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Upper Subtotal Maxillotomy: Exposure Obtained With Mobilization of the Upper part of the Maxilla

Surgical Correlation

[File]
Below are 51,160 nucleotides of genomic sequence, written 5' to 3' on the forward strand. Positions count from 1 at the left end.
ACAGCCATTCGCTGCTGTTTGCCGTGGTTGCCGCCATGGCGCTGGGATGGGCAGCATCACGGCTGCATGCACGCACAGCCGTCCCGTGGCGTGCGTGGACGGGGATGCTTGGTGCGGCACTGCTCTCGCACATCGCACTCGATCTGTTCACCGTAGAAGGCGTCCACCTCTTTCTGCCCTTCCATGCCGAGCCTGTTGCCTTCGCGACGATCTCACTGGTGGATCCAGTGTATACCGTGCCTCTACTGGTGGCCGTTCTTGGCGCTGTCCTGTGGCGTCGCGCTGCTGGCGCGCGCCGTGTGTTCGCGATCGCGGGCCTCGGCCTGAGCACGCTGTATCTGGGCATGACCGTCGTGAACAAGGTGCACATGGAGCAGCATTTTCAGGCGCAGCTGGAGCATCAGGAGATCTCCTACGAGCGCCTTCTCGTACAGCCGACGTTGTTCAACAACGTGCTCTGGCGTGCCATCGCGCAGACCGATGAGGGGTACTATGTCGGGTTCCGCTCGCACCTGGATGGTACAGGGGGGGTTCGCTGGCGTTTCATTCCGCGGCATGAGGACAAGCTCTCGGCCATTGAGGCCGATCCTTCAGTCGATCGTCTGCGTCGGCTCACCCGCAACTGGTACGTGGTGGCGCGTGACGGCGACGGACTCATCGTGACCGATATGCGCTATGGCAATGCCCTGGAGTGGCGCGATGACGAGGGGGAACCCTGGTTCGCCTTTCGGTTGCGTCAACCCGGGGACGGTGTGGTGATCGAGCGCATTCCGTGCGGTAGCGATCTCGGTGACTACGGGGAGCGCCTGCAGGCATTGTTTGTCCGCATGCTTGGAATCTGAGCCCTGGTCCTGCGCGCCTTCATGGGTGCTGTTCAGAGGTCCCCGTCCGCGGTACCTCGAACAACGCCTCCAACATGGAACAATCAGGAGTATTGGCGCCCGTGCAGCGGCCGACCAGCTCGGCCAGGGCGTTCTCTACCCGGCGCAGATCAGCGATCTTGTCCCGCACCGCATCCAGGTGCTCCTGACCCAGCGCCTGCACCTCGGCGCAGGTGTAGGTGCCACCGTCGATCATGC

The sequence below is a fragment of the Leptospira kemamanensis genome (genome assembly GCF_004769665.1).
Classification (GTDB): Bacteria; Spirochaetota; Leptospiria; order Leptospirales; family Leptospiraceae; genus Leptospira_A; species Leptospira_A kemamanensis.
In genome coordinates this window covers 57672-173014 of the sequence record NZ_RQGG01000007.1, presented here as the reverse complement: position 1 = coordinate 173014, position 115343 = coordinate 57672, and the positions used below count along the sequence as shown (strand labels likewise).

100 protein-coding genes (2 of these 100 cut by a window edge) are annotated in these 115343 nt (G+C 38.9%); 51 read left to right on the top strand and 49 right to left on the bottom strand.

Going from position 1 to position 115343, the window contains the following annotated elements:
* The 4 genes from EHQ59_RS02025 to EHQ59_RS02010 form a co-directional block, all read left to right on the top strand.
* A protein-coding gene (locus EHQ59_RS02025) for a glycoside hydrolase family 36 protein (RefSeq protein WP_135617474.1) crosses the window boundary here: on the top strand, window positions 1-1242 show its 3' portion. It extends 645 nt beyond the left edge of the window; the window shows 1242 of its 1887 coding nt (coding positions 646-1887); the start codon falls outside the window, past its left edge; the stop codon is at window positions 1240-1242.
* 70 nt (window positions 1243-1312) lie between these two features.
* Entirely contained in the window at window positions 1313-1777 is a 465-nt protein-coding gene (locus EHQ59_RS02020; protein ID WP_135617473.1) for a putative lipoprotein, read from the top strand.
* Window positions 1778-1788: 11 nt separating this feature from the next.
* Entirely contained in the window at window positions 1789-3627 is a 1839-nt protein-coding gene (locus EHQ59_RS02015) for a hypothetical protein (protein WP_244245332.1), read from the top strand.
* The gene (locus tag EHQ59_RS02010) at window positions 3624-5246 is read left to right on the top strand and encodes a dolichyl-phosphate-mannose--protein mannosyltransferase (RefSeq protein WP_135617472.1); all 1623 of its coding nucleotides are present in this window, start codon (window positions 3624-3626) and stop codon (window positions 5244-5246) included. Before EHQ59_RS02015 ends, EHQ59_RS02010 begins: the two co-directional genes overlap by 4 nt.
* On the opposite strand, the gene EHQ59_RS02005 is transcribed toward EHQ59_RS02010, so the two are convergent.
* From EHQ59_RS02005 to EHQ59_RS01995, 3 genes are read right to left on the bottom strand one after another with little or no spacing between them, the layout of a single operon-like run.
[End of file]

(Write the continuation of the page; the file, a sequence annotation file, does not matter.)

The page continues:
A, This approach uses paranasal, lower conjunctival, transverse temporal, and preauricular incisions. In the usual approach, the cheek flap is elevated as a single layer using subperiosteal dissection. In this dissection, the layers of the cheek flap were dissected separately to illustrate the structures in the flap. The facial muscles and branches of the facial nerve are exposed. The parotid gland has been removed. The frontal branch of the facial nerve crosses the middle portion of the zygomatic arch. If facial nerve branches are transected in the approach, they are tagged in preparation for reapproximation at closure. B, A hemicoronal scalp incision and reflection of the temporalis muscle exposes the lateral orbital rim. The cheek flap containing the facial muscles, branches of the facial nerve, parotid gland, and masseter muscle have been reflected inferiorly to the level of the maxillary attachment of the buccinator muscle. The orbital, maxillary, and zygomatic osteotomies have been completed and the lower half of the orbital rim, the anterior, medial, and lateral walls of the maxillary sinus, and the zygomatic arch have been reflected. The lower horizontal cut, located at the Le Fort I level, extends above the apical dental roots and hard palate and along the inferior nasal meatus medially. The maxillotomy, at this stage, does not include the posterior maxillary wall or cross the greater and lesser palatine canals. The lateral nasal wall was included with the maxillotomy to expose the nasal cavity. The infraorbital nerve, which crosses the orbital floor, may be preserved for reconstruction. C, The posterior wall of the maxillary sinus has been removed to expose the pterygopalatine fossa and the palatine nerves and arteries. The base of the coronoid process was divided, and the temporalis reflected downward to expose the lateral pterygoid muscle and maxillary artery in the infratemporal fossa. D, A frontotemporal bone flap has been elevated, the dura covering the frontal and temporal lobes and lateral wall of the cavernous sinus have been opened, and the temporal lobe has been elevated. The pterygoid muscles, the pterygoid process and plates, and the part of the middle fossa floor formed by the greater sphenoid wing have been removed to expose the nerves passing through the foramina rotundum and ovale. The eustachian tube is exposed behind the mandibular nerve and the middle meningeal artery. E, Magnified view of the cavernous sinus, superior orbital fissure, and orbit. The oculomotor, trochlear, and ophthalmic nerves course through the lateral wall of the cavernous sinus. The ophthalmic nerve sends its branches along the upper part of the orbit. The maxillary nerve exits the foramen rotundum and passes through the pterygopalatine fossa, where it gives rise to the infraorbital nerve that courses along the floor of the orbit. The mandibular nerve passes through the foramen ovale and sends its branches through the infratemporal fossa. The vidian nerve passes forward in the vidian canal below the maxillary nerve to join the pterygopalatine ganglion in the pterygopalatine fossa. F, Enlarged view of the orbital exposure. The lacrimal gland sits on the superolateral margin of the globe. The lacrimal nerve courses above the lateral rectus muscle. The inferior oblique muscle passes below the attachment of the inferior rectus muscle and upward between the globe and lateral rectus muscle to insert on the globe near the tendon of insertion of the superior oblique muscle. (Images courtesy of AL Rhoton, Jr.)